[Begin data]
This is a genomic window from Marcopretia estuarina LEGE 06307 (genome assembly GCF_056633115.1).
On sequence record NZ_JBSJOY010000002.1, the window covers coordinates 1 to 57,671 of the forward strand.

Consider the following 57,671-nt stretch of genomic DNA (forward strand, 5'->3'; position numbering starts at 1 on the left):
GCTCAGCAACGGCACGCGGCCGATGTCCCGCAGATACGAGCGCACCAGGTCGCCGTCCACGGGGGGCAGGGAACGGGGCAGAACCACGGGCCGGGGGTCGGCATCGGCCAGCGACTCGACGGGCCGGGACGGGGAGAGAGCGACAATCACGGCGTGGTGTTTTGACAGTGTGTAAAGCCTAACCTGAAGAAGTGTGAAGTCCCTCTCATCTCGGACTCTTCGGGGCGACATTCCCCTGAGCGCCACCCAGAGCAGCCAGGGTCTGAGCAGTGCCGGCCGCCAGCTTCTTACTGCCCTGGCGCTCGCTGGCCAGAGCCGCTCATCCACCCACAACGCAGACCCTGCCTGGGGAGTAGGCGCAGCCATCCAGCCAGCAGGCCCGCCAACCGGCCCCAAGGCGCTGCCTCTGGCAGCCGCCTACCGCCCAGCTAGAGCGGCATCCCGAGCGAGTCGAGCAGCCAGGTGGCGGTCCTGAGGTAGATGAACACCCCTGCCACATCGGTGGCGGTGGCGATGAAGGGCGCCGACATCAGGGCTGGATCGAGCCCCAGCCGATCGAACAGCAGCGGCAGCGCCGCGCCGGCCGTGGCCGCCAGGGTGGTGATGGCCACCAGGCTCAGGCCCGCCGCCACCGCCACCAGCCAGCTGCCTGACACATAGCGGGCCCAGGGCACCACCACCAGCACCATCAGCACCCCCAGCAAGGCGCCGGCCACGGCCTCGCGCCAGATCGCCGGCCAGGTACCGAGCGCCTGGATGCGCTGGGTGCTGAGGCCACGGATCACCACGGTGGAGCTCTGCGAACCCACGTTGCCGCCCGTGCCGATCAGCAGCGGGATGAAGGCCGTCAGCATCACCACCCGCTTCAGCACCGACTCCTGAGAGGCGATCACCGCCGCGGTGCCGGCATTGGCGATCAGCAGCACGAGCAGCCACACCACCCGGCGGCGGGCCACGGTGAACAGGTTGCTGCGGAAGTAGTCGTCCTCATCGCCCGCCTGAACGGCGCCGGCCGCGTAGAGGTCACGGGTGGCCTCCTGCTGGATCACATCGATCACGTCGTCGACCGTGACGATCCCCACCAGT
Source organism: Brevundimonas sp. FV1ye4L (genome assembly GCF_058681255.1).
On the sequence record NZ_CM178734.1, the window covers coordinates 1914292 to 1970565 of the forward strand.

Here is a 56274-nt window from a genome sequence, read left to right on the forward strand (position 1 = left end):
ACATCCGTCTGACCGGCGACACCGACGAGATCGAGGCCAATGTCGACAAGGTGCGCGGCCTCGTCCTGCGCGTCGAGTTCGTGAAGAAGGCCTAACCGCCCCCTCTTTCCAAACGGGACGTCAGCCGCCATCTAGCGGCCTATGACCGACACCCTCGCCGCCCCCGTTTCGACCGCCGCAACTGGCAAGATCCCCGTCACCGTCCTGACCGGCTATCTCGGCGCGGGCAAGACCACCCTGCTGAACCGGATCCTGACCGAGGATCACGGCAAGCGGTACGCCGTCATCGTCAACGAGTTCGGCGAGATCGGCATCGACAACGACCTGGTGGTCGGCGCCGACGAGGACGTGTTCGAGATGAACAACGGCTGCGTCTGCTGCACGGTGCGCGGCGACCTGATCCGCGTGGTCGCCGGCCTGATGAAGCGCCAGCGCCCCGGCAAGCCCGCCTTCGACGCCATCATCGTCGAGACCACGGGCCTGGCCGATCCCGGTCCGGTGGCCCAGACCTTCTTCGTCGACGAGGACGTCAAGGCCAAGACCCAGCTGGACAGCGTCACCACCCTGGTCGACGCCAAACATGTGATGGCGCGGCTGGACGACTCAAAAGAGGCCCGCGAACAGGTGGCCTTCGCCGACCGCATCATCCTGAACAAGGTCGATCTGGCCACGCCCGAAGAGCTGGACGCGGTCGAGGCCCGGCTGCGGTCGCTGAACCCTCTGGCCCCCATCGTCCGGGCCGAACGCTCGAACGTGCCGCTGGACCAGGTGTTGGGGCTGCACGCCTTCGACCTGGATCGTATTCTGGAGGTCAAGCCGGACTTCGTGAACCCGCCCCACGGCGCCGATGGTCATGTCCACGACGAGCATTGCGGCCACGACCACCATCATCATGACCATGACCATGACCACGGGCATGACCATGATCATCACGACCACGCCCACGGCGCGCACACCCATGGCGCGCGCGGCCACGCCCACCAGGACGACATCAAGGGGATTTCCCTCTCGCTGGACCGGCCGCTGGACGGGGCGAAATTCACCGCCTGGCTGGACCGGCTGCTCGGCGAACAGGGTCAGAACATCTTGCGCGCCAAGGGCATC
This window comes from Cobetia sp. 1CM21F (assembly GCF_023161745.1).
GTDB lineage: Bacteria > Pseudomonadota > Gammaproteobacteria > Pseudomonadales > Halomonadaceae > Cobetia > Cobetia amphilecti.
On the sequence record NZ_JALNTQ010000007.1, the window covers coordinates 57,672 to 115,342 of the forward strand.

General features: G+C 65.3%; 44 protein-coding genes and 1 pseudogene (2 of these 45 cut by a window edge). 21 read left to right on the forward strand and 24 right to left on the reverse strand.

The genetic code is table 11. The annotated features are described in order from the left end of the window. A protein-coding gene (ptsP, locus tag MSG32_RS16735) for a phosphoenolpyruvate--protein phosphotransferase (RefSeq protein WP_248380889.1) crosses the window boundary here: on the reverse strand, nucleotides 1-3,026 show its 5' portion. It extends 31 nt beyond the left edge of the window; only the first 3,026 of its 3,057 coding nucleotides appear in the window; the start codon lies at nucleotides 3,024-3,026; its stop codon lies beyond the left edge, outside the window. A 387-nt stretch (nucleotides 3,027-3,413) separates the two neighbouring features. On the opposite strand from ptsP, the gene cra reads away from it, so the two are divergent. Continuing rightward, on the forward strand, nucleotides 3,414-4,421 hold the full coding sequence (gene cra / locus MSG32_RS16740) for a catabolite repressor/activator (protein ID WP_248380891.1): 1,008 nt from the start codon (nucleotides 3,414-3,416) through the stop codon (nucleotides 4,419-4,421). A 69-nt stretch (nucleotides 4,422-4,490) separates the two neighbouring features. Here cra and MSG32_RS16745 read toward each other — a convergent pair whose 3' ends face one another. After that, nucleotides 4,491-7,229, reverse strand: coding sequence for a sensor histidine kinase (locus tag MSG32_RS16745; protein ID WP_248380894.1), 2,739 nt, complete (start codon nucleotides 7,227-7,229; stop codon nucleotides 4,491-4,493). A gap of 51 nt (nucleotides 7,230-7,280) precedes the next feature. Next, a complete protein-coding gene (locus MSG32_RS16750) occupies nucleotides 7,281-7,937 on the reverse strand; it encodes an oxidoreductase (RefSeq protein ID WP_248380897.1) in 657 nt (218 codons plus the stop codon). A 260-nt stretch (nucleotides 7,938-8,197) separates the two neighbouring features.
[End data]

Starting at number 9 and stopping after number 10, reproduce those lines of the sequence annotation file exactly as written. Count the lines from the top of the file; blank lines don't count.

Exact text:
This window comes from Cobetia sp. 1CM21F (assembly GCF_023161745.1).
GTDB lineage: Bacteria > Pseudomonadota > Gammaproteobacteria > Pseudomonadales > Halomonadaceae > Cobetia > Cobetia amphilecti.